A complex, riveting thriller about shocking family secrets.

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In this mystery, a woman learns startling truths about her family.

Lucy Gillespie’s wonderful life in Canada as a thriving artist with a devoted husband is forever changed when she learns she has inherited a substantial trust and a twisted family history. She meets her grandaunt Gracie Hogan, who, at the age of 96, is able to recall key stories about Lucy’s parents, grandparents, and more. Her recordings and Lucy’s own investigation lead to several striking revelations. But Lucy’s pursuit of the truth is challenged by figures who don’t want it disclosed. Juliette Garner is the lawyer who is responsible for the trust Lucy stands to inherit. Juliette’s great-uncles worked with Lucy's grandfather, but the women’s ancestors weren’t perfect, and Juliette is desperate to keep certain secrets from being unearthed. In addition, there is a strange man visiting Gracie who has his own warped connection to Lucy and her family. He wants the land and the money Gracie has now given Lucy, and he’ll do anything to get them. As Lucy continues to delve into her family’s past, she also uncovers her own unsettling memories. The stress of the sudden inheritance and the disturbing secrets begins to have an effect on her. She finds herself waking up in her studio (“her special place”) with finished paintings in front of her of a mysterious figure. Lucy soon discovers that following the clues to family mysteries may reveal more than she ever dreamed of or wanted. Gibbens has crafted a gripping series opener with unpredictable yet believable twists and turns. Lucy’s family’s history is reminiscent of a gothic horror story while her own drama resembles a modern thriller. The author skillfully mixes the dark doings of her unsavory characters with more lighthearted scenes between Lucy and her loved ones. Almost all of the players feel realistic, with intricate and credible character arcs. The tale’s villain is somewhat one-dimensional, but when the antagonist plays off such engaging heroes as Lucy and Gracie, the dialogue and the characters’ reactions make up for it.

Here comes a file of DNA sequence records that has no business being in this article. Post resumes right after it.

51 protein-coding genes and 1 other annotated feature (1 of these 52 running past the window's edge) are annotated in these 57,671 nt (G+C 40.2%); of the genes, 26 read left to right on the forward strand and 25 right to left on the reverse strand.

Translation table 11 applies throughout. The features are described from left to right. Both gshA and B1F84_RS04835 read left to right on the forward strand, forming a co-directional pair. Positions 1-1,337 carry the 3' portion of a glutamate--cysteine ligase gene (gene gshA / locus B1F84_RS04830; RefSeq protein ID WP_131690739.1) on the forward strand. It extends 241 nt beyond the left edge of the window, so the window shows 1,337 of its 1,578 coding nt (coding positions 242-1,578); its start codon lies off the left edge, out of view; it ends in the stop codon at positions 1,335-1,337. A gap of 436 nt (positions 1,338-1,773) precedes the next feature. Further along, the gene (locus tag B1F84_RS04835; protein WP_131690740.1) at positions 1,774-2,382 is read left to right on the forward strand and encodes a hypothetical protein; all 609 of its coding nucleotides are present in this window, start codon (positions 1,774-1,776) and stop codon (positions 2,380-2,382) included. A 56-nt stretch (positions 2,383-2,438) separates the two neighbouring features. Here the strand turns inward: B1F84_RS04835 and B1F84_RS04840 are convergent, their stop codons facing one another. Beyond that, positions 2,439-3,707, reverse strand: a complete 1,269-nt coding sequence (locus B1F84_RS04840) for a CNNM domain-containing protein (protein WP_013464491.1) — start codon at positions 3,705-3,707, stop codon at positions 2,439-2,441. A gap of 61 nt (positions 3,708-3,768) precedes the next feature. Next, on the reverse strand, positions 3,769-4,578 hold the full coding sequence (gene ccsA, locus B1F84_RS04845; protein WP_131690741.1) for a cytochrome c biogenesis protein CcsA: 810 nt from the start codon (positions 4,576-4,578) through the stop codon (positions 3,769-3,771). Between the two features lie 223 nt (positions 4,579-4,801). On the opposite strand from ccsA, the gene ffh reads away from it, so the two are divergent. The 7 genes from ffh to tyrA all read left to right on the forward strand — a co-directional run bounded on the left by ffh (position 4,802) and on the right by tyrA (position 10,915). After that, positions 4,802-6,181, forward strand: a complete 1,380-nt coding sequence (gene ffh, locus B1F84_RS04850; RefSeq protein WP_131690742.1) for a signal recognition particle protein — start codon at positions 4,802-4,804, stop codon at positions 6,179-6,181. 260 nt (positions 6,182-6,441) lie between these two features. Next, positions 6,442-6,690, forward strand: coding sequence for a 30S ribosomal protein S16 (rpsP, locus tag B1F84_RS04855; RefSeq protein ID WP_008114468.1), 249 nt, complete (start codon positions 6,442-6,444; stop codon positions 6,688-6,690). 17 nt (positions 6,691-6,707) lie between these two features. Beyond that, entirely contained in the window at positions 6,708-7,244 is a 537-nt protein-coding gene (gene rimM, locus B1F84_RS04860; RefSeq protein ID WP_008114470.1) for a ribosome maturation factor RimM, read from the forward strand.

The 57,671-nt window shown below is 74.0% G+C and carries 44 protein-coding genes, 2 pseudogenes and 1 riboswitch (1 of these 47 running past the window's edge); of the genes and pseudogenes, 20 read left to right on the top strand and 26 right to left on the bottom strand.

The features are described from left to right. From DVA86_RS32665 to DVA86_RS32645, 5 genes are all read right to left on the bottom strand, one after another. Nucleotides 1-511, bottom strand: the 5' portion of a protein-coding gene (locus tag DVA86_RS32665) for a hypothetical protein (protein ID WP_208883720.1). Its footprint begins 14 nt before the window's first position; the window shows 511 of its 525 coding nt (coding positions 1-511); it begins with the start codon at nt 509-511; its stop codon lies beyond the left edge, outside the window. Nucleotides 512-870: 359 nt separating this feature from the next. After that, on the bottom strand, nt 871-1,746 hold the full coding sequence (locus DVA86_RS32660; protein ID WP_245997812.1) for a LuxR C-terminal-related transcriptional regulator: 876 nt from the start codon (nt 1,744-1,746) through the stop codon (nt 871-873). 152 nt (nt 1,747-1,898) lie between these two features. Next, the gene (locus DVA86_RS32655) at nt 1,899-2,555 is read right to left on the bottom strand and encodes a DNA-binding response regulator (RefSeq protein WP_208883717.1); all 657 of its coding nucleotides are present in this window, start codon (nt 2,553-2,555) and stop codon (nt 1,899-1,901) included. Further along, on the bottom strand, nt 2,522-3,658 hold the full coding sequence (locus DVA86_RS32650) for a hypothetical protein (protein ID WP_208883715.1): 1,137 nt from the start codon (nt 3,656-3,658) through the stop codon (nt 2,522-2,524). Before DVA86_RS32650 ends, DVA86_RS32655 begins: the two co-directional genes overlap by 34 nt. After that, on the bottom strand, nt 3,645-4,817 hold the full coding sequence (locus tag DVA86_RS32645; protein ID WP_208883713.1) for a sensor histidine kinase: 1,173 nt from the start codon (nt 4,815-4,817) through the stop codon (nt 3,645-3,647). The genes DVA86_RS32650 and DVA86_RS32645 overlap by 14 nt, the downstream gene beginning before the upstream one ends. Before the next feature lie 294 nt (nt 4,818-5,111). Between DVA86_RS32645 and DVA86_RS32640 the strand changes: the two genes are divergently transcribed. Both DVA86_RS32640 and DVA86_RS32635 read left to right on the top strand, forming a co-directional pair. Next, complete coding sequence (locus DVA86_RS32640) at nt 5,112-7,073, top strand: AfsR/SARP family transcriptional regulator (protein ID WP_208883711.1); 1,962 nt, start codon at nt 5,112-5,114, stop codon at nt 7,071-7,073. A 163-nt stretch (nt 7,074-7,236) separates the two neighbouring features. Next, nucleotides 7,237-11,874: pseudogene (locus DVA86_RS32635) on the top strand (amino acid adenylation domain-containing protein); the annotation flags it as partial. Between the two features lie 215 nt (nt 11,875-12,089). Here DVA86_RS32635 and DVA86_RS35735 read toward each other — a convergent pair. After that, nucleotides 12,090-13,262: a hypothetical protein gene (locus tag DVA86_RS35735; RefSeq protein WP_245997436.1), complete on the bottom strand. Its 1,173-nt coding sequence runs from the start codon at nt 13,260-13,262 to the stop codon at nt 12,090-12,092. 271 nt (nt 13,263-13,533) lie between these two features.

A complex, riveting thriller about shocking family secrets.

Pub Date: Jan. 24, 2022

ISBN: 978-1-03-911291-9

Page Count: 306

Publisher: FriesenPress

Review Posted Online: Sept. 8, 2022

Kirkus Reviews Issue: Nov. 1, 2022


Forget about solving all these crimes; the signal triumph here is (spoiler) the heroine’s survival.

Another sweltering month in Charlotte, another boatload of mysteries past and present for overworked, overstressed forensic anthropologist Temperance Brennan.